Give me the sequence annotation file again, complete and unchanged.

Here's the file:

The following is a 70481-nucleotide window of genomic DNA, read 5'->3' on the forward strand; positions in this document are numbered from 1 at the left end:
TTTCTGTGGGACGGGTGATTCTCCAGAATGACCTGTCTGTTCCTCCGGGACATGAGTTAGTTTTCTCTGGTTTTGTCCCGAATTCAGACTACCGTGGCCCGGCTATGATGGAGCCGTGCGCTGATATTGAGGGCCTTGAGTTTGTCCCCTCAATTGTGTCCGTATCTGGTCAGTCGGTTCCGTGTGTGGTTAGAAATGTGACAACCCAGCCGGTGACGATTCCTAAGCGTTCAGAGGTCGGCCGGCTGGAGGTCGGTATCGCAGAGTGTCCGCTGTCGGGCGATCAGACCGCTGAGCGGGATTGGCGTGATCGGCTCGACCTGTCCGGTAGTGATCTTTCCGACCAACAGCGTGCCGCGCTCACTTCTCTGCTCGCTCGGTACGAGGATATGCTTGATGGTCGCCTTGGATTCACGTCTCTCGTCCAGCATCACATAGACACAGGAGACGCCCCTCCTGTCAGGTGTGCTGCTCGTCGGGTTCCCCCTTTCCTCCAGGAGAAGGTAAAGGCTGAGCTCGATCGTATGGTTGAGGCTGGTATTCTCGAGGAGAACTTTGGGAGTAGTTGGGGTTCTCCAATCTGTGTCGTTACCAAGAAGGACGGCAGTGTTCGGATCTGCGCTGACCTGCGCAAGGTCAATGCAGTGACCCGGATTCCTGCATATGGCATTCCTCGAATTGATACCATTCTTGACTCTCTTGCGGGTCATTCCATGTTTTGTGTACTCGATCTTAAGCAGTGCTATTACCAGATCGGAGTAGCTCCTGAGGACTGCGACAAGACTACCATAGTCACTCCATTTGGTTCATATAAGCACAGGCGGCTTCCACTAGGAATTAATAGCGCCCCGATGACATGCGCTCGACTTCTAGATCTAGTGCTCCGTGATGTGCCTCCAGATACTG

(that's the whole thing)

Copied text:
The following is a 70481-nucleotide window of genomic DNA, read 5'->3' on the forward strand; positions in this document are numbered from 1 at the left end:
TTTCTGTGGGACGGGTGATTCTCCAGAATGACCTGTCTGTTCCTCCGGGACATGAGTTAGTTTTCTCTGGTTTTGTCCCGAATTCAGACTACCGTGGCCCGGCTATGATGGAGCCGTGCGCTGATATTGAGGGCCTTGAGTTTGTCCCCTCAATTGTGTCCGTATCTGGTCAGTCGGTTCCGTGTGTGGTTAGAAATGTGACAACCCAGCCGGTGACGATTCCTAAGCGTTCAGAGGTCGGCCGGCTGGAGGTCGGTATCGCAGAGTGTCCGCTGTCGGGCGATCAGACCGCTGAGCGGGATTGGCGTGATCGGCTCGACCTGTCCGGTAGTGATCTTTCCGACCAACAGCGTGCCGCGCTCACTTCTCTGCTCGCTCGGTACGAGGATATGCTTGATGGTCGCCTTGGATTCACGTCTCTCGTCCAGCATCACATAGACACAGGAGACGCCCCTCCTGTCAGGTGTGCTGCTCGTCGGGTTCCCCCTTTCCTCCAGGAGAAGGTAAAGGCTGAGCTCGATCGTATGGTTGAGGCTGGTATTCTCGAGGAGAACTTTGGGAGTAGTTGGGGTTCTCCAATCTGTGTCGTTACCAAGAAGGACGGCAGTGTTCGGATCTGCGCTGACCTGCGCAAGGTCAATGCAGTGACCCGGATTCCTGCATATGGCATTCCTCGAATTGATACCATTCTTGACTCTCTTGCGGGTCATTCCATGTTTTGTGTACTCGATCTTAAGCAGTGCTATTACCAGATCGGAGTAGCTCCTGAGGACTGCGACAAGACTACCATAGTCACTCCATTTGGTTCATATAAGCACAGGCGGCTTCCACTAGGAATTAATAGCGCCCCGATGACATGCGCTCGACTTCTAGATCTAGTGCTCCGTGATGTGCCTCCAGATACTG